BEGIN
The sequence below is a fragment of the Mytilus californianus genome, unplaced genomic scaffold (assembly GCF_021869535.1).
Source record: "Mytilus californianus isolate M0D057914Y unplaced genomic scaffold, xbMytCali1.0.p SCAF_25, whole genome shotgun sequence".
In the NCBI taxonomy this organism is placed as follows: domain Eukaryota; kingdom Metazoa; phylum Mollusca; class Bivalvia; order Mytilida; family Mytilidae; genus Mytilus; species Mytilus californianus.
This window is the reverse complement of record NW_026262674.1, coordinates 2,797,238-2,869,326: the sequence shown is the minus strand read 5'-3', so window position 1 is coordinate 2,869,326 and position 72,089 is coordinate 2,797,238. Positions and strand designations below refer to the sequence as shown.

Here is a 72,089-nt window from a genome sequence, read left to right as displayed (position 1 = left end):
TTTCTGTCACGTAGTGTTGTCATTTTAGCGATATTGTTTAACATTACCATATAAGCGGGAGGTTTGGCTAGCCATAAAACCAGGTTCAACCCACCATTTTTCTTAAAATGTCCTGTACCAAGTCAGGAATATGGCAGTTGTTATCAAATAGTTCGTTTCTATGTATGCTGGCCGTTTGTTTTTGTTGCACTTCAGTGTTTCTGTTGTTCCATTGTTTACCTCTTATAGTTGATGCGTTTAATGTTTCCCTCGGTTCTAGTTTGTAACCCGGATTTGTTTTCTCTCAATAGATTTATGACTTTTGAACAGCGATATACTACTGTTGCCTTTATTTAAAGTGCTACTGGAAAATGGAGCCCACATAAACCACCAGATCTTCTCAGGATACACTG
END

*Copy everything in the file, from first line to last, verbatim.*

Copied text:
The sequence below is a fragment of the Mytilus californianus genome, unplaced genomic scaffold (assembly GCF_021869535.1).
Source record: "Mytilus californianus isolate M0D057914Y unplaced genomic scaffold, xbMytCali1.0.p SCAF_25, whole genome shotgun sequence".
In the NCBI taxonomy this organism is placed as follows: domain Eukaryota; kingdom Metazoa; phylum Mollusca; class Bivalvia; order Mytilida; family Mytilidae; genus Mytilus; species Mytilus californianus.
This window is the reverse complement of record NW_026262674.1, coordinates 2,797,238-2,869,326: the sequence shown is the minus strand read 5'-3', so window position 1 is coordinate 2,869,326 and position 72,089 is coordinate 2,797,238. Positions and strand designations below refer to the sequence as shown.

Here is a 72,089-nt window from a genome sequence, read left to right as displayed (position 1 = left end):
TTTCTGTCACGTAGTGTTGTCATTTTAGCGATATTGTTTAACATTACCATATAAGCGGGAGGTTTGGCTAGCCATAAAACCAGGTTCAACCCACCATTTTTCTTAAAATGTCCTGTACCAAGTCAGGAATATGGCAGTTGTTATCAAATAGTTCGTTTCTATGTATGCTGGCCGTTTGTTTTTGTTGCACTTCAGTGTTTCTGTTGTTCCATTGTTTACCTCTTATAGTTGATGCGTTTAATGTTTCCCTCGGTTCTAGTTTGTAACCCGGATTTGTTTTCTCTCAATAGATTTATGACTTTTGAACAGCGATATACTACTGTTGCCTTTATTTAAAGTGCTACTGGAAAATGGAGCCCACATAAACCACCAGATCTTCTCAGGATACACTG